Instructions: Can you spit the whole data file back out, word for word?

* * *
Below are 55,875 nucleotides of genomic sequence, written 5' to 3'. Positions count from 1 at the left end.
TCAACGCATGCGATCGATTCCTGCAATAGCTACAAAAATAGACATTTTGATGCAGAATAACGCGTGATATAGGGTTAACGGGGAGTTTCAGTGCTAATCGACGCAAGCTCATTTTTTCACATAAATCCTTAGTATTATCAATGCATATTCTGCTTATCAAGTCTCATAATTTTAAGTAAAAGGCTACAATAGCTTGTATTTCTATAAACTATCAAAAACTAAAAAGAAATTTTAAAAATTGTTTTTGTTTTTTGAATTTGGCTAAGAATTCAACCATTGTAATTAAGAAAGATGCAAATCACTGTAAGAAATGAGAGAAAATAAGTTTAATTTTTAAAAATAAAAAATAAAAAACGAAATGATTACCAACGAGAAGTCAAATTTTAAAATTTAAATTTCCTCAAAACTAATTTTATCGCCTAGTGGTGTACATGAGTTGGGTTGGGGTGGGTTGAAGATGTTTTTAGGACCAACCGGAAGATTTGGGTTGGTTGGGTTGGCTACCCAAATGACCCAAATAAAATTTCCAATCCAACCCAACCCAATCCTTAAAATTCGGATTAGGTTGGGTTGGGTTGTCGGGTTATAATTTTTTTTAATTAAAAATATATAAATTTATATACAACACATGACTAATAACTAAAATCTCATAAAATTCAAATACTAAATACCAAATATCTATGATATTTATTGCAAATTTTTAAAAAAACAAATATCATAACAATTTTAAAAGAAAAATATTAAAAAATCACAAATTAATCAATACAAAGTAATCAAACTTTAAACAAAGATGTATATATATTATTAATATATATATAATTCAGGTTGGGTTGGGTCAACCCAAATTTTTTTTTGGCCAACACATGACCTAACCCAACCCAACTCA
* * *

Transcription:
Below are 55,875 nucleotides of genomic sequence, written 5' to 3'. Positions count from 1 at the left end.
TCAACGCATGCGATCGATTCCTGCAATAGCTACAAAAATAGACATTTTGATGCAGAATAACGCGTGATATAGGGTTAACGGGGAGTTTCAGTGCTAATCGACGCAAGCTCATTTTTTCACATAAATCCTTAGTATTATCAATGCATATTCTGCTTATCAAGTCTCATAATTTTAAGTAAAAGGCTACAATAGCTTGTATTTCTATAAACTATCAAAAACTAAAAAGAAATTTTAAAAATTGTTTTTGTTTTTTGAATTTGGCTAAGAATTCAACCATTGTAATTAAGAAAGATGCAAATCACTGTAAGAAATGAGAGAAAATAAGTTTAATTTTTAAAAATAAAAAATAAAAAACGAAATGATTACCAACGAGAAGTCAAATTTTAAAATTTAAATTTCCTCAAAACTAATTTTATCGCCTAGTGGTGTACATGAGTTGGGTTGGGGTGGGTTGAAGATGTTTTTAGGACCAACCGGAAGATTTGGGTTGGTTGGGTTGGCTACCCAAATGACCCAAATAAAATTTCCAATCCAACCCAACCCAATCCTTAAAATTCGGATTAGGTTGGGTTGGGTTGTCGGGTTATAATTTTTTTTAATTAAAAATATATAAATTTATATACAACACATGACTAATAACTAAAATCTCATAAAATTCAAATACTAAATACCAAATATCTATGATATTTATTGCAAATTTTTAAAAAAACAAATATCATAACAATTTTAAAAGAAAAATATTAAAAAATCACAAATTAATCAATACAAAGTAATCAAACTTTAAACAAAGATGTATATATATTATTAATATATATATAATTCAGGTTGGGTTGGGTCAACCCAAATTTTTTTTTGGCCAACACATGACCTAACCCAACCCAACTCA